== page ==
Speaker 1 (00:08:09):

That’s a good question. Usually the symptoms are either nerve or it’s not. Whereas the, how should I explain this? If you have nerve pain, that’s student direct injury as opposed to compression, the severity may be worse with any injury and the duration and frequency and extent of it may be worse, but the quality of the pain may be similar or it may not be. There’s like really no good science about that, but in my experience the quality is usually about the same. I hope that is good. Okay, next question. Looks like they didn’t just couldn’t, let’s try Facebook again. It just sent me a message that it wants me to do it again. Let’s try it. Okay, next question.

Speaker 1 (00:09:12):

Also, when do you allow your patients to drink? Oh, this was a patient, multiple questions, so I cut and paste. Okay. When do you allow your patients to drink hard liquor after surgery? If you’re off narcotics, which I don’t even prescribe usually, but if you’re on anything that can alter your mood which narcotics and opioids can do, then it’s usually safe to have some type of liquor. You do not want to mix that those pills with liquor at the same time. What type of MRI is best to ask for when you have a small hernia? Really good question. Okay, so a MRI is a type of imaging and it’s used best for pelvic or groin hernias. I do not use it for abdominal wall hernias. The type of pelvic MRI that I recommend, it’s on my website and it’s on, I think I’ve posted it on pretty much everywhere I I’ve have a presence.

Speaker 1 (00:10:14):

It’s an MRI pelvis, it’s a non-contrast MRI, so there’s no IV contrast, there’s no oral contrast, and the MRI is done of the pelvis alone. I like to have it done with Valsalva, which are bare down views and the bare down views will augment a small hernia. I’m lucky in that I have great radiologists around town at Cedar Sinai Medical Center at Mink radiology at Beverly Hills Imaging. They all kind of know my hernia protocol and they perform it. However, I have a lot of patients outside of my area, so what I’ve done is I’ve developed a chichi which I send to my patients, let’s say that patient’s in Oregon or Connecticut, so I send that paper, it describes the type of MRI want. It also has in kind of very specific radiology speak what they need to do to program the MRI to do the type of hernia MRI that I need. And then if they’re lucky they find a radiology group that will be okay to do that and then they send me the MRI. That usually works. Okay.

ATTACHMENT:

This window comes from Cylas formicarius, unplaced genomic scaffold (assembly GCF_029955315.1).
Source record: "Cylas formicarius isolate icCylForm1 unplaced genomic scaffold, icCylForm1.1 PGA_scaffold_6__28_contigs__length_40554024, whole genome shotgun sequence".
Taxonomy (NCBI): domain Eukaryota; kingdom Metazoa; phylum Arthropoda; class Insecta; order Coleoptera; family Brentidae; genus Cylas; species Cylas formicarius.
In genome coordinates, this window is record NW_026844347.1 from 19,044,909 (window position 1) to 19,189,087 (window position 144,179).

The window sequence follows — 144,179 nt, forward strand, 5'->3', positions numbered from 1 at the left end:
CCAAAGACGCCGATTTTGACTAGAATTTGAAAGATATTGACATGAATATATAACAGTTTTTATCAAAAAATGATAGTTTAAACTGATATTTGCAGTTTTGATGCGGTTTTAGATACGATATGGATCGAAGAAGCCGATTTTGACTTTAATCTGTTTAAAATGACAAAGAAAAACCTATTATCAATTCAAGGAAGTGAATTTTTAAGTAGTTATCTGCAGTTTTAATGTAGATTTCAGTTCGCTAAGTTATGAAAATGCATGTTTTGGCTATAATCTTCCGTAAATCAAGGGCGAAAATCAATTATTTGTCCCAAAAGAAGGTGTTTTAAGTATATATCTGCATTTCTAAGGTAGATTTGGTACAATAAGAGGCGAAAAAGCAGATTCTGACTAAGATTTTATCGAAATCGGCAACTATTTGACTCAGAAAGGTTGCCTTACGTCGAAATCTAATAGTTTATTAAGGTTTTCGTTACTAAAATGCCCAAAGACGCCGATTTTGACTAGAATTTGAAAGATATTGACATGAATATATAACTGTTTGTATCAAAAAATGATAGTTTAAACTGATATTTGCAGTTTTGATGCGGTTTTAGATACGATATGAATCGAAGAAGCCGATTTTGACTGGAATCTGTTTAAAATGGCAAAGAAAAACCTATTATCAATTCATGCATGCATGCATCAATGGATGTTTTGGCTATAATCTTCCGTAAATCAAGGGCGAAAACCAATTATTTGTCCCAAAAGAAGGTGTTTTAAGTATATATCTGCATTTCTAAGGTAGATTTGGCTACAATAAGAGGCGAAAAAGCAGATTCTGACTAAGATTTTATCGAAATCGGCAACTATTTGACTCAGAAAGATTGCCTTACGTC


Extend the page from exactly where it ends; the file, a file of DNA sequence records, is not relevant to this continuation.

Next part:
Speaker 1 (00:11:27):

The main problem is finding a radiology group that’s willing to add the extra steps and the extra images and do it correctly. It is what it is. I can’t, I try, but it’s not always possible to get everyone to do my my MRI. All right. Can I just live with a recurrent inguinal hernia? I don’t want another surgery. Male versus female. Really good question. For inguinal hernias, we have two prospective randomized clinical trials on men only. So I can’t say this is true for women on men only and for non-current inguinal hernias. So I can’t say it’s true for recurrent inguinal hernias where they submitted them to five years and then 10 years of what we call watchful waiting. And what happens is the patient then goes ahead and has a normal day, normal year, normal couple years without having their hernia repaired and then we observe to see what happened and in 0.18% per year patients will end up requiring surgery because their symptoms of incarceration, nothing more serious than that and about a little over a quarter of those patients in general got tired of having their hernia and wanted their hernia repaired, but it wasn’t like they were necessarily getting worse.

Speaker 1 (00:12:54):

So for non recurrent hernias in men, we have good data, we don’t have any data for women that needs to change and there’s very little data on recurrent hernias, but extrapolating from that, we do feel that patients that have minimal symptoms or are asymptomatic and they have a recurrent al hernia, male or female, that’s totally safe to watch watchfully wait on those. Now that’s only for al hernias and not femoral hernias. All right. I believe our Facebook friends have joined us. There was some weird glitch connecting zoom to Facebook and so many of you missed the first couple questions that we got answered about nerve symptoms and so on, so I’m sorry about that. However, what we’ll do is I’ll make sure that this is completely reposted on Facebook so that if you missed kind of like the beginnings of it, then it’s not a big deal.

Speaker 1 (00:13:59):

But I’m on Facebook, you guys should be on Facebook as well if you’re submitting your questions and I’m happy to answer your Facebook questions, but we shall move on. Thanks everyone for joining me. Sorry about the weird delay on Facebook. I’m going to blame Zoom for it. Okay, more hernia questions. I had a femoral hernia repair with Mesh. Will this affect me if I become pregnant? No groin hernias In terms of Mesh or no Mesh, femoral, inguinal, indirect, direct are usually not affected by pregnancy. Pregnancy and also do not affect pregnancy. Whether you need, you plan to have a regular, a normal spontaneous vaginal delivery or a C-section. How often do you use fixation for laparoscopic tap inguinal hernia repairs? That’s a great question. It’s actually quite controversial. TEP and TAPP in general are treated the same. Tep is the t e p. It stands for a totally extra peritoneal, which is what I prefer to perform TAPP T A P P is transabdominal pre peritoneal.